IN 1954 the Supreme Court declared that state-Imposed school segregation was unconstitutional and invalidated state laws that assigned children to school on the basis of their race. Today that decision, Brown v. Board of Education, is cited as authority for a network of judicial decisions, laws, and administrative regulations that specifically require institutions to classify people on the basis of their group identity and to deal with them accordingly.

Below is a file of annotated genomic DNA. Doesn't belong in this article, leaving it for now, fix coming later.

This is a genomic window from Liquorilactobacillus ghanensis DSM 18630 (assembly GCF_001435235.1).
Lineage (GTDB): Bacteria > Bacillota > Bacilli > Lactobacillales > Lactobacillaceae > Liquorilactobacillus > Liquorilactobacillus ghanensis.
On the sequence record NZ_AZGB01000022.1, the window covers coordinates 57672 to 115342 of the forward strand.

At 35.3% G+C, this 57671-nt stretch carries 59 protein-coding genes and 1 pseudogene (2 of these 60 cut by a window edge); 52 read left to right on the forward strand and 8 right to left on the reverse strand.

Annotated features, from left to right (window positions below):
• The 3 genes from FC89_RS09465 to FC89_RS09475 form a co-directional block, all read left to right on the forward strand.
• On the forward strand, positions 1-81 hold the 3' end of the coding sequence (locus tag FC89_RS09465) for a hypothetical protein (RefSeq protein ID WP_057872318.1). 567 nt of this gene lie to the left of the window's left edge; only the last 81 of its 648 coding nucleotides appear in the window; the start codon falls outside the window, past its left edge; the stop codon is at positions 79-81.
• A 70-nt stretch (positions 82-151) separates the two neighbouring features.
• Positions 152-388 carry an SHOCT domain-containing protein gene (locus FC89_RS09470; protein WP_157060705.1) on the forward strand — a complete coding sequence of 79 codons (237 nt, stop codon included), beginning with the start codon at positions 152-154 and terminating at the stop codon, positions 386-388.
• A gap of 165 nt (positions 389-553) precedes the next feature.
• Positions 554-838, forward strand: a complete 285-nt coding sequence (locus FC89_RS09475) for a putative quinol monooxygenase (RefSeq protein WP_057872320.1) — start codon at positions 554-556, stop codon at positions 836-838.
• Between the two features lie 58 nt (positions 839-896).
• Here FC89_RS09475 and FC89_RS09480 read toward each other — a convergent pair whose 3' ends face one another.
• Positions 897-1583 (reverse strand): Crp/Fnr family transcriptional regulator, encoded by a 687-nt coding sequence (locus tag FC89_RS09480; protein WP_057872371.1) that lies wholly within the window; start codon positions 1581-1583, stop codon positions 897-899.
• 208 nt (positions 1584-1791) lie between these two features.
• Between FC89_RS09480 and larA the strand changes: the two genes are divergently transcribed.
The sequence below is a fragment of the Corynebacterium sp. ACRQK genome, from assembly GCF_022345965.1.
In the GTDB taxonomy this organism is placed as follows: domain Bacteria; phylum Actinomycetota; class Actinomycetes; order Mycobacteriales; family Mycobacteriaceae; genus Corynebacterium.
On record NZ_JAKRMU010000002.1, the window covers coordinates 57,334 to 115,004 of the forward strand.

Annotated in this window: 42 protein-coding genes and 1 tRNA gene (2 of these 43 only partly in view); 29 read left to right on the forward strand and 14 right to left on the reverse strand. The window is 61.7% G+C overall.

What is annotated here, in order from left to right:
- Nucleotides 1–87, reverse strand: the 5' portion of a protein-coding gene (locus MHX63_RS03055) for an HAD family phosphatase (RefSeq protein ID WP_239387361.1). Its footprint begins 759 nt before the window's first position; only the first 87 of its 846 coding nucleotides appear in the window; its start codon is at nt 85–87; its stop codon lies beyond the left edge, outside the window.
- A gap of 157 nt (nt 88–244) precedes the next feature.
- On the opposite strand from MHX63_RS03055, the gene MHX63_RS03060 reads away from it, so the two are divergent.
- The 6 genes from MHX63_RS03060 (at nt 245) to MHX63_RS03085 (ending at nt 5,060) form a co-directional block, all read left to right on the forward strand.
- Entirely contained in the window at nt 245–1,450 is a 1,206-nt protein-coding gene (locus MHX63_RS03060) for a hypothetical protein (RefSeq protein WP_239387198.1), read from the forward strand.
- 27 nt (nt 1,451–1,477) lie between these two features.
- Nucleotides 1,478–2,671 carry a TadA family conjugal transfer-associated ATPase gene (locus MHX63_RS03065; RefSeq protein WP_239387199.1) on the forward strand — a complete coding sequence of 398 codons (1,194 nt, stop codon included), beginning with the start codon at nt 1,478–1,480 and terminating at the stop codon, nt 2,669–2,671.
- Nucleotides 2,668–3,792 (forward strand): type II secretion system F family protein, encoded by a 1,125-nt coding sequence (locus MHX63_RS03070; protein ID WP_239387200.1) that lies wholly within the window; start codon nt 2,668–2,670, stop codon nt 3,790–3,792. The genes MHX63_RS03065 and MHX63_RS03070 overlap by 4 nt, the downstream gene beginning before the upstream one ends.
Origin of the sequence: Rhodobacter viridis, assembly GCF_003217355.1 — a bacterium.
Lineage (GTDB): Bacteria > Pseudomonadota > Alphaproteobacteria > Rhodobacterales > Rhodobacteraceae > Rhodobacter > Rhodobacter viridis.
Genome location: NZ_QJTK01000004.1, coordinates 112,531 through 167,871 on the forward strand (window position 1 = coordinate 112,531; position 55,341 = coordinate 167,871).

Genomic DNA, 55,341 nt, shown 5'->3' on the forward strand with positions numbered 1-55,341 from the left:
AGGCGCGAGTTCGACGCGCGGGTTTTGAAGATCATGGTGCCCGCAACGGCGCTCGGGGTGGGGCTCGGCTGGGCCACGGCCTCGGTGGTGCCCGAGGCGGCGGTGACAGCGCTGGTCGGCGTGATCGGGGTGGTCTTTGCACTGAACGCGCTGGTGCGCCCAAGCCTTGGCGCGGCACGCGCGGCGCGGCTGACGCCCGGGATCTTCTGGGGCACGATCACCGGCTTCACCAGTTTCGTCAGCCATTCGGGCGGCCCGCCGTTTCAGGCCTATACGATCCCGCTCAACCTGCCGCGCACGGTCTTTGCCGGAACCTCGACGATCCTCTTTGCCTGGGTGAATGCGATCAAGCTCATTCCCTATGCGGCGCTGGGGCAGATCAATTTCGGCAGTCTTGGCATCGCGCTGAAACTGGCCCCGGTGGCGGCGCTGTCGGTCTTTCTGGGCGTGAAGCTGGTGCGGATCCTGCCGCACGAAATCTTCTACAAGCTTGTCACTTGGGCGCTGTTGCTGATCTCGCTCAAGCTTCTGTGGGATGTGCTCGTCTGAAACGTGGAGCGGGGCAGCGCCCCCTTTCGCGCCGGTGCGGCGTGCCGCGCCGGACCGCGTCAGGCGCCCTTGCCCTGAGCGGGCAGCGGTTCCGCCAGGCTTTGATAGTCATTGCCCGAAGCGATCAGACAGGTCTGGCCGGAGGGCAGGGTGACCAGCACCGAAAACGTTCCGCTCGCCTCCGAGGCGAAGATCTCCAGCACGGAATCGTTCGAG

By denying states the power to differentiate among its citizens by race, the Brown decision provided a strong precedent to bar racial discrimination in every realm of civic and public activity. Its effect was strengthened and extended by the Civil Rights Act of 1964, which prohibited discrimination based on race, color, religion, sex, or national origin. The Civil Rights Act embodied the fundamental